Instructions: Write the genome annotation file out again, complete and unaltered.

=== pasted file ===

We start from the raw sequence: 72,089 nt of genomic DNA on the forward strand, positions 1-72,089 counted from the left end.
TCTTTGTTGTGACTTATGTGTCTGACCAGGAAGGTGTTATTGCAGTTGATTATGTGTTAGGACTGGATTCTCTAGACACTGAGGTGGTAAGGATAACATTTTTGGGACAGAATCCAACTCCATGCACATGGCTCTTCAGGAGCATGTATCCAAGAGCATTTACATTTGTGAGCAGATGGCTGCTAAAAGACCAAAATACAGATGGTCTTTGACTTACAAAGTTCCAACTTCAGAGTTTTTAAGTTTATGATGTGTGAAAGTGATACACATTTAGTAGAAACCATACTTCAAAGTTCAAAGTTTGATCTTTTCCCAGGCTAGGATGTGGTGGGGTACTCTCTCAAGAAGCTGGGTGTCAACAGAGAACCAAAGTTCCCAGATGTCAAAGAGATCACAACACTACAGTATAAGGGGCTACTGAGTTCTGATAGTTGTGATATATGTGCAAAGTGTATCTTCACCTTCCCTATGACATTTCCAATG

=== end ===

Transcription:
We start from the raw sequence: 72,089 nt of genomic DNA on the forward strand, positions 1-72,089 counted from the left end.
TCTTTGTTGTGACTTATGTGTCTGACCAGGAAGGTGTTATTGCAGTTGATTATGTGTTAGGACTGGATTCTCTAGACACTGAGGTGGTAAGGATAACATTTTTGGGACAGAATCCAACTCCATGCACATGGCTCTTCAGGAGCATGTATCCAAGAGCATTTACATTTGTGAGCAGATGGCTGCTAAAAGACCAAAATACAGATGGTCTTTGACTTACAAAGTTCCAACTTCAGAGTTTTTAAGTTTATGATGTGTGAAAGTGATACACATTTAGTAGAAACCATACTTCAAAGTTCAAAGTTTGATCTTTTCCCAGGCTAGGATGTGGTGGGGTACTCTCTCAAGAAGCTGGGTGTCAACAGAGAACCAAAGTTCCCAGATGTCAAAGAGATCACAACACTACAGTATAAGGGGCTACTGAGTTCTGATAGTTGTGATATATGTGCAAAGTGTATCTTCACCTTCCCTATGACATTTCCAATG